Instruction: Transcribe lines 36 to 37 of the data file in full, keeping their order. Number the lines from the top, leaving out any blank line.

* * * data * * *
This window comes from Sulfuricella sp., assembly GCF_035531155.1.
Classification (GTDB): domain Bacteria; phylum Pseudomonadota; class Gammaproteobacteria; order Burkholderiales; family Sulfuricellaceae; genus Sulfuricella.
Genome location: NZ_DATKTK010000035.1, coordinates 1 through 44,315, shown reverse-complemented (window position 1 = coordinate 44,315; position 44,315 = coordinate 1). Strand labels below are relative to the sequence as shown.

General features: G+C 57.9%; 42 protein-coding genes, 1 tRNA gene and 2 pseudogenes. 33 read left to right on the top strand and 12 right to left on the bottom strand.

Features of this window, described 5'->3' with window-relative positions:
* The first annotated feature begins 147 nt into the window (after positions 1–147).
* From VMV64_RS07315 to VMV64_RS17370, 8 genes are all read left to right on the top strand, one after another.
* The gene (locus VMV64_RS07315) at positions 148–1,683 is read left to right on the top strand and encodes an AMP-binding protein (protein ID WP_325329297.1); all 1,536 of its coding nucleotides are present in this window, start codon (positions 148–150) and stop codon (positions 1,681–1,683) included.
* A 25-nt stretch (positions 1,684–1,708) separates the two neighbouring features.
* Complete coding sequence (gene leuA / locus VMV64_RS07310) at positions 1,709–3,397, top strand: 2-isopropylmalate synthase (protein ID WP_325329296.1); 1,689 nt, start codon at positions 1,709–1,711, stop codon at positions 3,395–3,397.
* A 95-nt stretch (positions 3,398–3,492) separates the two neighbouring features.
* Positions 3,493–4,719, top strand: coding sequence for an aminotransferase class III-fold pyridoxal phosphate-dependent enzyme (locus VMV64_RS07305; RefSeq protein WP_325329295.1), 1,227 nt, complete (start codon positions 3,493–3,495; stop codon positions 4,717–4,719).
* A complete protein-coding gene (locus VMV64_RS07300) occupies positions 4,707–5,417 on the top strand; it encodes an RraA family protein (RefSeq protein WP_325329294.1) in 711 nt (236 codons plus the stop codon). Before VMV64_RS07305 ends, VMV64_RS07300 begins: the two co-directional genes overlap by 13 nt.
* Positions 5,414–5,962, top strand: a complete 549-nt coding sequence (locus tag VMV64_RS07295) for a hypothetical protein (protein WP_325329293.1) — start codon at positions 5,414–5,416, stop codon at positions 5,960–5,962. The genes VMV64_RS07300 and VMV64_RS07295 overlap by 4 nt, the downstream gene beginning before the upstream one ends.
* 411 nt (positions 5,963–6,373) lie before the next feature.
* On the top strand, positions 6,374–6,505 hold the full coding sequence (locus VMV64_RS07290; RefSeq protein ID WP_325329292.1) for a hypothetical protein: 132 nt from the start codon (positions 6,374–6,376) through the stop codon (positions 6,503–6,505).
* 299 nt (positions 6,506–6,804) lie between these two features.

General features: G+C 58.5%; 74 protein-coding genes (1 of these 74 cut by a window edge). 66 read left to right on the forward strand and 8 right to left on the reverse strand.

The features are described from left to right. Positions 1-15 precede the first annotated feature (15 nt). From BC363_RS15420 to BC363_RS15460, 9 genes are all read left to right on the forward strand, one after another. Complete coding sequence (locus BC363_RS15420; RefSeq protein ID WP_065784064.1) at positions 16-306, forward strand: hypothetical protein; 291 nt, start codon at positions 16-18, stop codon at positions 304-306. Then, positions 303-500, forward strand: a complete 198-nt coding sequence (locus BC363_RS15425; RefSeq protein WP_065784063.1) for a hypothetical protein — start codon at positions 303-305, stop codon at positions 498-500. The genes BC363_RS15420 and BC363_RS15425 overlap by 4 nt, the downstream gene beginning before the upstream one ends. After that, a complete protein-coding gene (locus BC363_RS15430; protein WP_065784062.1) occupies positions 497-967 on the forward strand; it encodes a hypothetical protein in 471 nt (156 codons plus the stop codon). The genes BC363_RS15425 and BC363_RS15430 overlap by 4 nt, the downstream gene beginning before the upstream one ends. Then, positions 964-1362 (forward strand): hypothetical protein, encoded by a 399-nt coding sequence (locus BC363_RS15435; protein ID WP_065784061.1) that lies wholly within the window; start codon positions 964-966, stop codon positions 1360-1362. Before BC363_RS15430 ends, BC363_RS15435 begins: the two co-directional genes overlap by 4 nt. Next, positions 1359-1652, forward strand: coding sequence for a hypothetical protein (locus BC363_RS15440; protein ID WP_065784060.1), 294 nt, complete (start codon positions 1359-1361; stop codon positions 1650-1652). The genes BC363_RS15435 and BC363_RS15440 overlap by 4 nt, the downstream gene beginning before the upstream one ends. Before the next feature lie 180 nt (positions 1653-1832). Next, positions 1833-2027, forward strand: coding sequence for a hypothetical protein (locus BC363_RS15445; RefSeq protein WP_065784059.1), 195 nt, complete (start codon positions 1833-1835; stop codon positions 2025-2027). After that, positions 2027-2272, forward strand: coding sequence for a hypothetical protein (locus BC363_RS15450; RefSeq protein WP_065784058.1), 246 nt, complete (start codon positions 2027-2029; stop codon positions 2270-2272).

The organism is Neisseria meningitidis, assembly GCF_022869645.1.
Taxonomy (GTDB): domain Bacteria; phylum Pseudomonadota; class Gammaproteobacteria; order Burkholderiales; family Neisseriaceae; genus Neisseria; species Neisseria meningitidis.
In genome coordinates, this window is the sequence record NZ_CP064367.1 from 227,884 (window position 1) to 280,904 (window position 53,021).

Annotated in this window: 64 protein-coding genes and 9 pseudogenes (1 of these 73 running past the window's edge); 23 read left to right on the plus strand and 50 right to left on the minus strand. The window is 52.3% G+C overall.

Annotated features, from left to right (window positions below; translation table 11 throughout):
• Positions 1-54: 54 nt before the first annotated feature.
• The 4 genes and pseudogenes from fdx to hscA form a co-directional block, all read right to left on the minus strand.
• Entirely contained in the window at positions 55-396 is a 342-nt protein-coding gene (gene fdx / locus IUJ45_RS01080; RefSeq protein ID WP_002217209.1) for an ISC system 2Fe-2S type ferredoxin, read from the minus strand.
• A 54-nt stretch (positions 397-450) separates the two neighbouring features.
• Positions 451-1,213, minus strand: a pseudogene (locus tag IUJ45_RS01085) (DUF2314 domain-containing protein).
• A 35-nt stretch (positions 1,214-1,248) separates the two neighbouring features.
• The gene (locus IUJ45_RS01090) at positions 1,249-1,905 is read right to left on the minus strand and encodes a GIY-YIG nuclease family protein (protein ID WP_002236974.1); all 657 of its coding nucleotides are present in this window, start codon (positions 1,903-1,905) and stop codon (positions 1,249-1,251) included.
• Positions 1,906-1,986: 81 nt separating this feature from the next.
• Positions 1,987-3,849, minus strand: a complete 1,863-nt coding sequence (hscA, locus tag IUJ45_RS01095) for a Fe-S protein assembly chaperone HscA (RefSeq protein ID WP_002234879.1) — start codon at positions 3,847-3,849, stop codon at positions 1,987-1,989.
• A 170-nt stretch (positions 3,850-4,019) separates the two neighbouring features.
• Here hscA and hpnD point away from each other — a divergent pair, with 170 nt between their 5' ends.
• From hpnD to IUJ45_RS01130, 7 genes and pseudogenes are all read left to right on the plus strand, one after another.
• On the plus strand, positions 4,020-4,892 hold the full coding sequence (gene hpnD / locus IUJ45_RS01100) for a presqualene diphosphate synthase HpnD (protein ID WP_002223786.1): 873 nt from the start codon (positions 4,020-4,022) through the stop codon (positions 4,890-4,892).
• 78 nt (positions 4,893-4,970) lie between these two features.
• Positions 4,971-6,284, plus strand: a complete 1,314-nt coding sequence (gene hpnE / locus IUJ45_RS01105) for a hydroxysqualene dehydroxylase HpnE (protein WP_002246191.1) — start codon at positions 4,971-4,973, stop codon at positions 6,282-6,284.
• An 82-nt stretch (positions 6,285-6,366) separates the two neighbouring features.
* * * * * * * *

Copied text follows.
• From hpnD to IUJ45_RS01130, 7 genes and pseudogenes are all read left to right on the plus strand, one after another.
• On the plus strand, positions 4,020-4,892 hold the full coding sequence (gene hpnD / locus IUJ45_RS01100) for a presqualene diphosphate synthase HpnD (protein ID WP_002223786.1): 873 nt from the start codon (positions 4,020-4,022) through the stop codon (positions 4,890-4,892).